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Without food and drink, you can't perform well in the classroom.

Skipping breakfast linked to poor performance in school 

Students at Norwegian lower secondary schools eat breakfast less frequently, and also perform poorly in maths and science. 

“In Norway, parents are responsible for ensuring their child receives nutrition at school. While many bring nutritious packed lunches, others do not. Those who skip breakfast or don’t bring a lunch perform poorly, which can lead to feeling left out and dropping out of school,” says Frøydis Nordgård Vik.

She is a professor at the University of Agder, and has been studying school meals for several years. 

In 2022, she and two other researchers published a scientific article that showed a clear correlation between breakfast and academic performance.

Skipping breakfast is common

The results indicate that one-third of the drop in science and half of the drop in math were attributable to students skipping breakfast. 

Year nine students effectively miss half a year of school by skipping breakfast. 

“If you don't bring any food to school, you won't have anything to eat throughout the day unless you can go to a nearby store,” Nordgård Vik says.

Norway's neighbouring countries Sweden and Finland have invested in school meals since the 1940s. The accumulated effect of this investment is reflected in their educational outcomes. 

Year nine students in Norway today lag one year behind Swedish students in maths and science, and two years behind Finnish students.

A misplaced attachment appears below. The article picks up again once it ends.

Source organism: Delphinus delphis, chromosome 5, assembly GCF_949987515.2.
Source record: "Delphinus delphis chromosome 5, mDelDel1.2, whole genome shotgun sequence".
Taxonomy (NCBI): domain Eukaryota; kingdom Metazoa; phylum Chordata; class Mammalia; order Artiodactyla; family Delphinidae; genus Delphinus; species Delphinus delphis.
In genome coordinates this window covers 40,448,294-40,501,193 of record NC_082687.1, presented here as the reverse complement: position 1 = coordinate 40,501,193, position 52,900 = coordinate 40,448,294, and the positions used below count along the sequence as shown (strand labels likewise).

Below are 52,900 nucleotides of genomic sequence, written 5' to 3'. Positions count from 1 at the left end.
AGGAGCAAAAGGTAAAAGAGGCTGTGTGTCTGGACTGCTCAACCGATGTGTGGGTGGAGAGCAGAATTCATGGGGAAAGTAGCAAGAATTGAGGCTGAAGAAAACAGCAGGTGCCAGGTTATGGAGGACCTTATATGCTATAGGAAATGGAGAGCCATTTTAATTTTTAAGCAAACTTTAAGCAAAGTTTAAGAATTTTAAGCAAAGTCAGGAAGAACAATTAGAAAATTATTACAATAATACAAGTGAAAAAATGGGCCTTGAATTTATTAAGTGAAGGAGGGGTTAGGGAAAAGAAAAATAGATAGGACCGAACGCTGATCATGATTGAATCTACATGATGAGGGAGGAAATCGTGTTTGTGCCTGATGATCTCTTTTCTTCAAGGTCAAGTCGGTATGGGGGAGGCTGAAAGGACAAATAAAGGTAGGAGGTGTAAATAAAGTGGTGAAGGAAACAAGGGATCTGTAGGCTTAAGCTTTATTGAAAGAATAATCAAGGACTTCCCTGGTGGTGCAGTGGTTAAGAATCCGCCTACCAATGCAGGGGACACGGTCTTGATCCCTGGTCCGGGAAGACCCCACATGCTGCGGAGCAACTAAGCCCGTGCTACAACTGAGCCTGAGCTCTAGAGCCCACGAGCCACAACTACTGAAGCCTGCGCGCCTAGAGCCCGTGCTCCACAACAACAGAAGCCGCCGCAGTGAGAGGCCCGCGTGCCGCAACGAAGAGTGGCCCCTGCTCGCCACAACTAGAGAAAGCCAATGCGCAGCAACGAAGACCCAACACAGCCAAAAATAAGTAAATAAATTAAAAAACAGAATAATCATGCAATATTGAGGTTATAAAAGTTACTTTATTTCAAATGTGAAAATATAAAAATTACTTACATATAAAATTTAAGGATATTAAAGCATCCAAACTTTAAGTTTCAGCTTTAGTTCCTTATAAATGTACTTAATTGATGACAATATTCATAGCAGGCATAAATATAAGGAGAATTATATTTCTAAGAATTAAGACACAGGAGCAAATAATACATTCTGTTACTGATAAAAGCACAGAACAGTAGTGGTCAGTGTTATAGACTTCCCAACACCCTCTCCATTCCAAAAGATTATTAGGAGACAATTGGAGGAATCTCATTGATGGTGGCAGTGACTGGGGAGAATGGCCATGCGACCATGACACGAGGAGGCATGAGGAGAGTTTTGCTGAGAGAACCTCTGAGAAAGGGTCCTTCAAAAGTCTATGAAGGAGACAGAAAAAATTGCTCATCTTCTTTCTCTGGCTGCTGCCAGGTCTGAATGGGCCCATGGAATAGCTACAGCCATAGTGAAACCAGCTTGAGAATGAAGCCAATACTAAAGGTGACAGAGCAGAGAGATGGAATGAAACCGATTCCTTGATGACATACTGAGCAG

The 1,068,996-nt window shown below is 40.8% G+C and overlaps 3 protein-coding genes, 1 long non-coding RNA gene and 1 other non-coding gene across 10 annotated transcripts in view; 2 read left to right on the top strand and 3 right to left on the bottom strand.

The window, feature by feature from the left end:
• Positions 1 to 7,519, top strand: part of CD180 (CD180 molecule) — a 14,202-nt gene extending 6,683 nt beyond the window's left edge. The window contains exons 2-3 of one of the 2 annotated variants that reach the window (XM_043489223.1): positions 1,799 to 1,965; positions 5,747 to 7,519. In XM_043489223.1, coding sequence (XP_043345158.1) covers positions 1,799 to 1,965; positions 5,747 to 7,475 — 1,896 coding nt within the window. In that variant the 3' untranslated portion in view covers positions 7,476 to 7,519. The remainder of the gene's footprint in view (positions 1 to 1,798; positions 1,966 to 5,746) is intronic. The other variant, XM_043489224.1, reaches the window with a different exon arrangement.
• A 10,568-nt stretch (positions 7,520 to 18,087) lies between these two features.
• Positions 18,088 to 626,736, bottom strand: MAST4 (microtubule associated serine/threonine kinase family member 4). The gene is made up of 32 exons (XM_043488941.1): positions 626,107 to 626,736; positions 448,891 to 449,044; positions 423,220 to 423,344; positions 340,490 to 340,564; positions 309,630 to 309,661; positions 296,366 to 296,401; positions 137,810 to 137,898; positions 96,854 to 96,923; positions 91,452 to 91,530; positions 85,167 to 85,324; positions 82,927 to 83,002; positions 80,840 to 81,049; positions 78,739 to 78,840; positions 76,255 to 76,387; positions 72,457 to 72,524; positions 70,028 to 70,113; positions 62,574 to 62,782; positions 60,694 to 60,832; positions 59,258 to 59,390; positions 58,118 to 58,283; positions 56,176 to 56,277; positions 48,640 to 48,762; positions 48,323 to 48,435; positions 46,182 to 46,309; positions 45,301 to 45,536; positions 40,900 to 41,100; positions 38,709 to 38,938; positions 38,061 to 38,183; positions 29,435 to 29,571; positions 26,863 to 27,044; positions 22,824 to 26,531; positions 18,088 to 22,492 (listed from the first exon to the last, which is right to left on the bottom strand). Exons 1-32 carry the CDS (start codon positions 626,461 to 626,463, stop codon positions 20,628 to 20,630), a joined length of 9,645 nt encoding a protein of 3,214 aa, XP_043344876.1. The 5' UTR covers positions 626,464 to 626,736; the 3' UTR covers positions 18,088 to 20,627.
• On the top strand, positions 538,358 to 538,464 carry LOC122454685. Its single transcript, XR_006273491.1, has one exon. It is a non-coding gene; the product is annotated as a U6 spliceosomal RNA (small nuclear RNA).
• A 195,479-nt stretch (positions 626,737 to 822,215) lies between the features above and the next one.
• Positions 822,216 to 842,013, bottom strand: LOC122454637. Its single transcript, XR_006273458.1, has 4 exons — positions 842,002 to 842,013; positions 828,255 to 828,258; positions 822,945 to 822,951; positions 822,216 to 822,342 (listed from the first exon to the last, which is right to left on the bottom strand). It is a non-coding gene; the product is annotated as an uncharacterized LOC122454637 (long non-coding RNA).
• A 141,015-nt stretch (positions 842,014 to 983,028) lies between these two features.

Free lunch a matter of course

“In Sweden, we’ve provided warm lunches at school for several decades. The packed lunches in Norway seem a bit strange to us,” says Julia Hansson.

She is a project leader at Sweden's research institute, RISE, and visited the University of Agder as part of LEARNFOOD, a network for school meal researchers in Sweden, Denmark, and Norway.

Researchers share insights, keep each other up to date, and collaborate across borders. They have also written an anthology.

“We have compulsory education, like Norway, so of course children are provided with food. In Sweden, it's mandated by law that schools offer nutritious food to students. The canteen in Swedish schools is an excellent socialising space where everyone eats the same food,” Hansson adds.

From left: Frøydis Nordgård Vik and Julia Hansson participated in a gathering of the LEARNFOOD network.

Has offered free lunches for 14 years

However, some areas in Norway have experimented with various school meal schemes. 

In Vinje municipality, school meals have been provided over an extended period. All students receive four cold lunches and typically one warm lunch a week.

“Vinje municipality has been doing this for 14 years. Now, effects are becoming apparent, and there is broad political consensus that the scheme should continue. Results are coming, but it takes time and money,” says Nordgård Vik.

Start with bread

In Sweden, all new schools have a canteen. However, retrofitting all Norwegian schools to offer hot school meals would be a costly undertaking. 

However, the professor believes that there is no need to take such drastic measures.

“Bread and toppings are a perfectly fine option! It doesn't have to be complicated. The essential thing is that all students are ensured good nutrition at school and a social community around school meals,” Nordgård Vik concludes.


Vik et al. Aspects of nutritional deficits and cognitive outcomes – Triangulation across time and subject domains among students and teachers in TIMSS, International Journal of Educational Development, vol. 89, 2022. DOI: 10.1016/j.ijedudev.2022.102553

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